Monday, September 27, 2010

Running in the STL, and a Big Win for a Running Buddy

I spent Thursday through Sunday in St. Louis visiting a friend, David, who is rehabbing a really neat 1 up 1 down duplex. The place isn't in too bad a shape, and the neighborhood is pretty nice. He picked up the place for a song. But that's the way St. Louis is. You can buy great inner city properties in decent neighborhoods for not much scratch (as they say). The place is 2-3 br on each floor. The ceilings looked to be between 10 and 12 feet (they were really high). Closets and transoms could be found in most rooms. There was also off-street parking and a back pseudo butler staircase (something I love in old houses).

While he's putting lipstick and real tlc into the property, David's staying at another friend's house. His friend, Amanda, also has a cool old house with a butler staircase and high ceilings. It is in the Shaw neighborhood near Water Tower and Tower Grove parks. While Amanda will shortly be running the Chicago Marathon, she and I never had a chance to nail on the horseshoes for a run. She headed out for a weekend at Innsbruck (that's Innsbruck, MO., not Austria - and I may have misspelled that, but who really cares). Her friend, Meg was in town from Louisiana, and it seemed like a good weekend to get away.

Anyway, I had some great runs - mainly in the rain - through the parks and the Shaw and Compton neighborhoods. St. Louis isn't Indianapolis flat, but it is pretty stinking flat. So the runs were very fast. I was able to run between 7 and 8 minute miles for most of the workouts. That led to me going a bit longer in distance than I had planned, because I was trying to run based on time not distance. The parks and houses along the fabulous tree-lined streets made for really pleasant running. There were very few other runners out, so the workouts became pretty internal and zen-like. I'd hit the zone about 2-3 miles in, and then just cruise.

Speaking of cruising... My friend, Chris ran a race this weekend. It was a 5k in KC or Leawood or some such place. The race was put on by the heart, lung, cancer (I'm really not sure which) association. He popped out of the gate quickly and finished in 4th place - 1st in his age (30-35) division. Congrats to Chris for being a running stud. I'm thankful he lets me run in his wake every now and then.

Chris with his HUGE medal and his brother

My next race is this weekend's 9.5 mi. Sand Rat Race. Then, the following weekend, Chris, Eric, and I are running the Bert Nash 10k (after Chris' performance, it is safe to say that we won't be running that race together).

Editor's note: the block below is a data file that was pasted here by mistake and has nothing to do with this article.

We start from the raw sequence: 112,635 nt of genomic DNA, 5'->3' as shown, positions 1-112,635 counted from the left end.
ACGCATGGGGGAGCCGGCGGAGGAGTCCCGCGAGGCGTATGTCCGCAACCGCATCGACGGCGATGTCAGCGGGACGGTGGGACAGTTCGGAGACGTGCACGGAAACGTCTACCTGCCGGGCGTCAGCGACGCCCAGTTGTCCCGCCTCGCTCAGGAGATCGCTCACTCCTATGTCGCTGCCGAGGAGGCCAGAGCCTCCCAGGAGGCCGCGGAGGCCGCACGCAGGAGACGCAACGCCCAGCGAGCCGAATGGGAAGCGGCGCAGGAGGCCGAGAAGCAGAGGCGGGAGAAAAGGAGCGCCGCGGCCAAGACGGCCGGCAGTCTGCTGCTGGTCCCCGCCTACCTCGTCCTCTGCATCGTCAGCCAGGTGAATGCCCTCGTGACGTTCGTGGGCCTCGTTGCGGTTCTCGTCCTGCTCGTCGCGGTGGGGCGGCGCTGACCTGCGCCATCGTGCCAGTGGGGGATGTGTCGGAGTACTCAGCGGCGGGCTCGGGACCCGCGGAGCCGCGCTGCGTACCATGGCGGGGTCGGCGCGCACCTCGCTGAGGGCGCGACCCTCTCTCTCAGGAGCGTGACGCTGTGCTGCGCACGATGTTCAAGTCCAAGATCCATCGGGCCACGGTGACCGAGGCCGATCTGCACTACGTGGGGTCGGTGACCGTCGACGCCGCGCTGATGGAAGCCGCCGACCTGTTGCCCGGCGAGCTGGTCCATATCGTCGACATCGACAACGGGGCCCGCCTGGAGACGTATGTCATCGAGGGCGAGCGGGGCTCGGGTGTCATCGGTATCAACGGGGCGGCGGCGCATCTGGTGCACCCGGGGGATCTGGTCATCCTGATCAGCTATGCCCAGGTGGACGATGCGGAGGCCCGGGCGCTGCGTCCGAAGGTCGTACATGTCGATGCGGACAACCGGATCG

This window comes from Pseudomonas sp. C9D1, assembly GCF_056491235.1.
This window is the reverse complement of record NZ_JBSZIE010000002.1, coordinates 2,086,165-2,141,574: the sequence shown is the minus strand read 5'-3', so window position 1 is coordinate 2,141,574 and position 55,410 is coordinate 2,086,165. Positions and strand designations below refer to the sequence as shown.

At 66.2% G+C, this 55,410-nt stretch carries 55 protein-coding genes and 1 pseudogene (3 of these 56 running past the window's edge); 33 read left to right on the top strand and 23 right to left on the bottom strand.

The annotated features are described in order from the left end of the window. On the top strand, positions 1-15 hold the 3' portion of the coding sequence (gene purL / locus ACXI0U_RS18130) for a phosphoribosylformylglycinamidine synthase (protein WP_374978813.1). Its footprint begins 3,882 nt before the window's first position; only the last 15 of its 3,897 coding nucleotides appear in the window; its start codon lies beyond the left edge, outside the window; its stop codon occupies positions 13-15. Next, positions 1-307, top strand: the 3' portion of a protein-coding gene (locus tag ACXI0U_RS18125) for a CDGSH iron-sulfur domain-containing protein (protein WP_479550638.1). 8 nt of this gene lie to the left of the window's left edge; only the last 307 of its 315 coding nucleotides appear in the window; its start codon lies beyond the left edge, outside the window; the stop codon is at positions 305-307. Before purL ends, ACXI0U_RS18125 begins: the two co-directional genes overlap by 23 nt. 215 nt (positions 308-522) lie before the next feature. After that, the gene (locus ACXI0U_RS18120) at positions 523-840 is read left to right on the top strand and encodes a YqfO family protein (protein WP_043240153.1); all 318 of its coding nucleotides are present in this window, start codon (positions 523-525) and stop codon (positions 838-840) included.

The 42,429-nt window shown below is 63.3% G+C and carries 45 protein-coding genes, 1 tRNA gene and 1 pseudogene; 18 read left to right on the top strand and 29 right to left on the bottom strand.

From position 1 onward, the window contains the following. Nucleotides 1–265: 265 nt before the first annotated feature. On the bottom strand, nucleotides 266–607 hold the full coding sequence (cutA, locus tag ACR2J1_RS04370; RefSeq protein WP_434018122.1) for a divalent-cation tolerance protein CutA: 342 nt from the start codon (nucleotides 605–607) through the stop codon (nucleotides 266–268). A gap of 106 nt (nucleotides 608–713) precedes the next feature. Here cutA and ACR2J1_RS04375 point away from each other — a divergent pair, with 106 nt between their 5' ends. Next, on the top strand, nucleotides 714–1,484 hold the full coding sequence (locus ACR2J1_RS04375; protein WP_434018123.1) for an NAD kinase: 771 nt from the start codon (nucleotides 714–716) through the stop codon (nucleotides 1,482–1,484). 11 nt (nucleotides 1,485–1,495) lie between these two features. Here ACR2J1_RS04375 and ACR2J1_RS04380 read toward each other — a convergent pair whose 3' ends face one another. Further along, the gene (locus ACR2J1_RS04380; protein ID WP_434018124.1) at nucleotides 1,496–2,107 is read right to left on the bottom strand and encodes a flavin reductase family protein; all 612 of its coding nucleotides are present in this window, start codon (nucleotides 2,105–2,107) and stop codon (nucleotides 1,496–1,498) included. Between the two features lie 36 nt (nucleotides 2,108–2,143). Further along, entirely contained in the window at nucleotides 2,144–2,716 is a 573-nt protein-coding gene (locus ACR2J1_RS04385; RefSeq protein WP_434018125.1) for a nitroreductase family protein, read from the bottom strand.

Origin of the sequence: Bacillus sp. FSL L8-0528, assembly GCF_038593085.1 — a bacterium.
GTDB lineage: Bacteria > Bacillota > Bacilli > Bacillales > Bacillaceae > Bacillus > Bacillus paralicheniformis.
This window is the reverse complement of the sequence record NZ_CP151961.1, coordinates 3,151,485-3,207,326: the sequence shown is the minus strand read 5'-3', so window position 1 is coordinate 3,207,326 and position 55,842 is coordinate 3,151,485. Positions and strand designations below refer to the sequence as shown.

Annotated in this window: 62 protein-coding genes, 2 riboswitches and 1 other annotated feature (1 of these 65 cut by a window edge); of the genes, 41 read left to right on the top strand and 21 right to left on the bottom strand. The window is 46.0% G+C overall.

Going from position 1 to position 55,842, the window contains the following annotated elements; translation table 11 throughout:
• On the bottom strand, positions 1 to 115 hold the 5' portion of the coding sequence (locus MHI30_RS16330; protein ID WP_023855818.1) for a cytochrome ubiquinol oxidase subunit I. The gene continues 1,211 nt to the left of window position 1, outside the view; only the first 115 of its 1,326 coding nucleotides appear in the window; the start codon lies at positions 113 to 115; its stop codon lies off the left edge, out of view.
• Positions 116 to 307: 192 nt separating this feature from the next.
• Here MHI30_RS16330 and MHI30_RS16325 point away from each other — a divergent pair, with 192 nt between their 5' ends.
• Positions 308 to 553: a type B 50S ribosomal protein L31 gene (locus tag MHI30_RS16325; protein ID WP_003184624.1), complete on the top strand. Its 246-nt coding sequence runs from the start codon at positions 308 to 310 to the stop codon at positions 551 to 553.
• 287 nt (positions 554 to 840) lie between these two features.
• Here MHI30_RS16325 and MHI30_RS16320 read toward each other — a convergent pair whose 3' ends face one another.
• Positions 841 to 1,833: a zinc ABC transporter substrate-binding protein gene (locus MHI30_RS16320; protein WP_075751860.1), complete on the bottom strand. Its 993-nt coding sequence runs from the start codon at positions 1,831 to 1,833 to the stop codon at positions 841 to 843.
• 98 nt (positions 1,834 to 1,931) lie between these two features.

Anyway, until next week... too dah loo.

Monday, September 20, 2010

Under the Milky Way Tonight

I have only done one night race in my running 'career.' However, I run in the dark almost every day during major portions of the year. This morning, for instance, as my clock ticked over to read 4 a.m., I knew I wasn't going to be able to fall back into slumber. I don't know why, but I have a very hard time sleeping in. If it is 5:30, I will get out of bed. If it is 4-ish, I'll try to stay in bed until 5 or 5:30. So, I pulled out a book I had begun yesterday and managed to finish it before crawling out of bed, making coffee and feeding Lucas, my mentally-troubled kitty (who'd been bellowing at me through the door as he heard pages turning for the previous hour).

When it finally came time to run around 6 a.m., it was still very dark outside. I grabbed a headlamp. But instead of turning it on for the whole run, I left it off for parts of the run where I know there aren't potholes in the roads, and the sidewalks are relatively even. As I hit the turnaround point at two miles, The Church's 'Under the Milky Way' pulsed gently through my earphones. I looked up and could see not only the Milky Way, but some planets and the ever-present belt of Orion. It was absolutely perfect. I waved to several of the other early morning runners I passed in the dark (always women for some reason). It really was one of those experiences that you would love to share with someone when it is happening, but instead, remains an internal and fleeting joy, that only the person experiencing it will ever know.

The run this morning was undertaken as a bit of a recovery run. Yesterday, after weeks of doing my long runs on trails, I kicked out a big run on my old solitary (paved) roads and SLT trails. I was expecting heat, but when I awoke, my area of the city was shrouded in fog. I waited for an hour for the sun to come out, but it never did. So at 8:30 a.m. I set off into the mist. And what a lovely run it turned out to be. I hadn't done it in some time, so it seemed fresh again. The fog made the run a bit surreal as well.

I have this odd thing where I'll think about what can happen to runners out alone in the country. I'm never worried about heart attacks or getting hit by a vehicle. But I do worry about stray rounds from hunters and being run down by the oft-doubted mountain lion. And yesterday, running in the fog, I kept looking over my shoulder to make sure that no larger version of Lucas was skulking along in my wake. I do know of an instance in our county where a woman triathlete was doing a training run and saw a mountain lion that seemed to be following her. But in my case, yesterday, it was just my mind going places in the fog where I didn't want it to go.